Sunday, 6 March 2011

On recent developments re: The Irish Residential Schools Abuse story

On recent developments re: The Irish Residential Schools Abuse story, Statuary Funds, Cover-ups and a few words to the incoming Irish Government

To whom it may concern.

There are many problems that we as Survivors face, problems are individual and collective.

This means that there are individual solutions and collective solutions. It's not an either/or situation.

These problems are the after effects of the abuse we suffered, which are physical and psychological trauma.

The effects of not having been able to tell others, be they family, friends or support services about our experiences. Loneliness, isolation, fear.

The effects of denial or mitigation or dismissive-ness of our community when we do speak out. Anger, fear, isolation, paranoia.

The effects of holding our wounded-ness for so long, that we develop secondary psychological problems.

The effects of being unable to hold long term relationships, jobs and careers.

The effects of not being able to trust others.

The effects of knowing that the abuse was and is being covered up, the story and history being 'managed' to protect both Church and State and other bodies who held and hold responsibility.

The effects of knowing that abuse is still common, that others are being abused, even to this day, and that the roots of the abuse are not being addressed, and in spite of evidence and plenty of very good scientific understanding (out of which healthful practices have emerged to prevent further abuse) the media and State and Church still avoid promoting these learning’s.

None of these will be resolved by money alone.

They will be resolved by providing adequate support for:

Telling the truth : open forums to tell our stories, open forums to examine who abused, who cover-ed up and why they covered up; criminal prosecutions for all abusers, and detailed inquiries into the actions of all those who covered up, for whatever reason, so that the dynamics of cover-up are understood, so that 'good' people who cover-up understand the impacts of their actions and understand that they must not cover-up.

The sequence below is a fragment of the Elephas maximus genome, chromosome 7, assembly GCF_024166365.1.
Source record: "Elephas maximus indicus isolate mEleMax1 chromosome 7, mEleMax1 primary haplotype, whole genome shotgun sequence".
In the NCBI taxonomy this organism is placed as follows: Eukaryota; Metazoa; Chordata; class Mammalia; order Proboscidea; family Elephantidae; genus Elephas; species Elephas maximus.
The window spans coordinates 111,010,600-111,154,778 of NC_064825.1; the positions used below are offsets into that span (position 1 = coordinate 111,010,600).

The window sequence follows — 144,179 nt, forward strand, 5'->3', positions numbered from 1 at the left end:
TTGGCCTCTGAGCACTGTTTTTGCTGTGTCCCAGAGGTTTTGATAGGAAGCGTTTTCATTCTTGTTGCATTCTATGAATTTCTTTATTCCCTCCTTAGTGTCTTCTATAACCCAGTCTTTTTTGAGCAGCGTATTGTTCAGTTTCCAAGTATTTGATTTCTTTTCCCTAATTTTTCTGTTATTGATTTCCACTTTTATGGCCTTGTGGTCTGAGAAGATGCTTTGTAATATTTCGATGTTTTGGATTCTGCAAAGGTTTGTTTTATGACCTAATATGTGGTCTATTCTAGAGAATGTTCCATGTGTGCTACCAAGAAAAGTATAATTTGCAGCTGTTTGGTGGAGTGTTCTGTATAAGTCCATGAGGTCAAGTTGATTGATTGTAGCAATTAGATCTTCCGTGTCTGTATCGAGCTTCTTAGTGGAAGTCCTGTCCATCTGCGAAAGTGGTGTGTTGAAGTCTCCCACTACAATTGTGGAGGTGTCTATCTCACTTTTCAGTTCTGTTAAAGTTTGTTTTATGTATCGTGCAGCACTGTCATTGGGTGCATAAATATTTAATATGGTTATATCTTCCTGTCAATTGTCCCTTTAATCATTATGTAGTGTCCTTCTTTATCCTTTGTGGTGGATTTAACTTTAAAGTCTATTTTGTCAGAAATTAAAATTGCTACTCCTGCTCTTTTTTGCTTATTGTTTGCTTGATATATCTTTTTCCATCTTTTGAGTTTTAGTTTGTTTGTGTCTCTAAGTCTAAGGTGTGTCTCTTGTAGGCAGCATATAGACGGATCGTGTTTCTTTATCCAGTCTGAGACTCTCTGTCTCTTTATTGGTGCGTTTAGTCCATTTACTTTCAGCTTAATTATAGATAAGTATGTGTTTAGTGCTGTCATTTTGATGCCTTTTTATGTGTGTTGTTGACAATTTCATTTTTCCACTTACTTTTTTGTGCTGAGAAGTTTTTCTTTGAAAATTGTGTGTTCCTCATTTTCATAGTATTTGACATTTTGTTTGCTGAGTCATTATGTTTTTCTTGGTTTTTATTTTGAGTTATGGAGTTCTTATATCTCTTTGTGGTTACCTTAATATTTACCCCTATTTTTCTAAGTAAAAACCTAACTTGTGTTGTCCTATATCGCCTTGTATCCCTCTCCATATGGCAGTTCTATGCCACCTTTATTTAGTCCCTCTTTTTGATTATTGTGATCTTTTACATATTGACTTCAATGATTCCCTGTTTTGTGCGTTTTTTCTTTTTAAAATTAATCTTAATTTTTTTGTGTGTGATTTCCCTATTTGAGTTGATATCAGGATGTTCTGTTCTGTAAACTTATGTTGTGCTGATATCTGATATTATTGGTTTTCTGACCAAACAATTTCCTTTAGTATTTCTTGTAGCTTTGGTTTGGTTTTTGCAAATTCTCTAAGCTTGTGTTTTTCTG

Providing for our health : by providing best possible health care, best possible community interaction and understanding of the issues and dynamics of abuse.

Providing for our sustenance : Pensions separate from all other benefits are a useful idea.

Prevention: This is REALLY important. Apart from child protection legislation with real teeth, there needs to be a wider understanding of the dynamics of abuse, within families, and within all situations where adults have responsibility and power over children. Schools, care systems, sports training, etc etc.....

There also needs to be a wider understanding of the dynamics of intergenerational trauma patterning, which is how adverse behaviour patterns are passed from generation to generation in spite of peoples best efforts as they 'cope' with the effects (above) of abuse without proper support or understanding.

For all of this there needs to be State Funding of appropriate organisations (led by Survivors, informed by Survivors) PLUS awards to individual Survivors, not as compensation or reparation, but as offers of genuine support, to nurture Survivors for what remains of our lives.

These are my thoughts on this at this time.

Finally let me say this : we have seen how two prominent Survivors, from different perspectives, have in the very recent past, engaged in public disputes that have revealed unresolved behaviour patterns : That one of these Survivors should label and judge other Survivors in adverse ways (from a position of being one who offers 'care' ) speaks of the profound misunderstandings that still dominate the discourse, speaks of the ways in which wounded people can re-wound others, and can be manipulated or 'triggered' by those who perceicve that they have the 'most to lose' in all of this - The State and The Church.

That ANYONE sees it thus - that they have something to lose - speaks volumes of the psychology of the inadequate responses to the abuse story.

There is still so much to do in all of this.

Kindest regards


Corneilius Crowley
London



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